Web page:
There's also the scenario, never fully explored, where Murray didn't have to even go that far. It's a "what-if" for sure, but what if Murray had simply said "No." No, there will be no no-trade or no-movement clause. Would Heatley, after months of negotiation and the bonanza almost in the bank, then turn his back on $45 million just because the club wouldn't meet a "no clause, no contract" demand? It certainly would have been worth asking.
And wouldn't it have been worth exploring the idea of letting the community know there was a $45 million deal on the table and the only thing keeping it from being concluded was that no-movement clause? Public pressure, especially in Canada, might have closed the deal and edged Heatley's camp into saying they don't need no stinkin' no trade clause simply because their boy loves the Ottawa Valley. Heatley's people would profess great love for Ottawa knowing full well that they could have demanded a trade at any point in the proceedings and likely been accommodated. It might not have been to a team of their liking, but come on, $45 million can buy a lot of liking even in a place you might not want to call home. Besides, Heatley wouldn't have been the first player to signal certain teams that if they get into the trade talk, he "might not" be able to play at his best in their particular market.
And wouldn't the Senators have some leverage if they casually leaked that Heatley had demanded the clause and they were resisting because, well, they have an obligation to do what's best for their franchise, and that giving a player, even one as talented as Dany Heatley, a "no-no" is well, a no-no in their eyes? You know, for the greater good of the franchise and the future and all that.
What would Heatley have done then? Gone to the media he despises and argue that he is being treated unfairly? What kind of leverage would he really have had?
It's all over now, but one has to ask why the Senators didn't try that. The consensus is this is "just one of those things" that happens all the time in the NHL, the player always wins, and the club just has to throw up its hands, rail about the unfairness of it all, and move on. In his remarks this week, Murray pretty much did that. He gave the consensus, but not necessarily the truth.
Anyone who's lost a job in this economy, or lives with the all-encompassing fear that they soon will be dismissed or diminished in the workforce, knows the reality of the marketplace dictates the fortunes (or lack of same) regarding compensation. That's true for the so-called "elite players" like the top earners at Goldman Sachs down to the rank and file at General Motors, and especially the independent merchant who simply peddles his wares or talents to anyone who will buy them. Price in the real world is simply at the mercy of what a buyer is willing to pay.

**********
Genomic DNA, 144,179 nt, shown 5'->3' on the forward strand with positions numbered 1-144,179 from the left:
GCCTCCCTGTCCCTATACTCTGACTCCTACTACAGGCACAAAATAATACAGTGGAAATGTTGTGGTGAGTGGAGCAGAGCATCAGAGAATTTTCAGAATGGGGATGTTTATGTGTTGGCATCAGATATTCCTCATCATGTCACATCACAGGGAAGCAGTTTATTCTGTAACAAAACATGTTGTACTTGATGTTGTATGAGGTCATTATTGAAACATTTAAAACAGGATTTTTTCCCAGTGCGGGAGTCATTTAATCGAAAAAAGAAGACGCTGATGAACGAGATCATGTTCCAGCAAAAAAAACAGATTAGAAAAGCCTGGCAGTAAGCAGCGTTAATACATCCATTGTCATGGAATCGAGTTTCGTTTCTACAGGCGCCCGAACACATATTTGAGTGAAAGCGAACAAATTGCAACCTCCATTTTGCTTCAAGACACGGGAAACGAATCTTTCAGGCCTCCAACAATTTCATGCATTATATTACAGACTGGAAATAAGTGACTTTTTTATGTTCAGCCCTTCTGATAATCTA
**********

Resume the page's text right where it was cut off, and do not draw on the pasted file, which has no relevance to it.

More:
In finally getting his way, Heatley, the newest San Jose Shark, had the audacity to say that he had a tough summer but is "relieved." He thinks everyone is happy that there was a "resolution" and that "we can move on," but all of that might be wistful thinking. Owners may not get what Murray wants at the bargaining table, but you can be certain that there will be some stiffened backbones in GM offices across the NHL in the coming months.
GMs know there's been a change in the marketplace and how fans view players and their salaries. The GMs saw first-hand the sea change regarding Heatley after word, likely from the Sens' front office, leaked that he had demanded a trade for reasons that simply don't sit well with hockey fans. They especially noted that it was the player, not the club who took the brunt of public reaction. They can be therefore be certain that, in a similar situation in the future, they will be able to control a good deal of how the player's public perception is shaped.
In the end, Heatley may have gotten what he wanted, but he paid a price that will forever tarnish his reputation and diminish his stock among GMs and especially coaches who will think long and hard about taking him, and players like him, into their ranks. He also created a sense among GMs and owners that they no longer have to play the role of victim and that the process must change. It's a fairly safe bet that it will.
Don't for a moment think that the next player who wants a big salary and a no-trade, no-movement clause will easily get it. Not without the name Dany Heatley being thrown back in his face.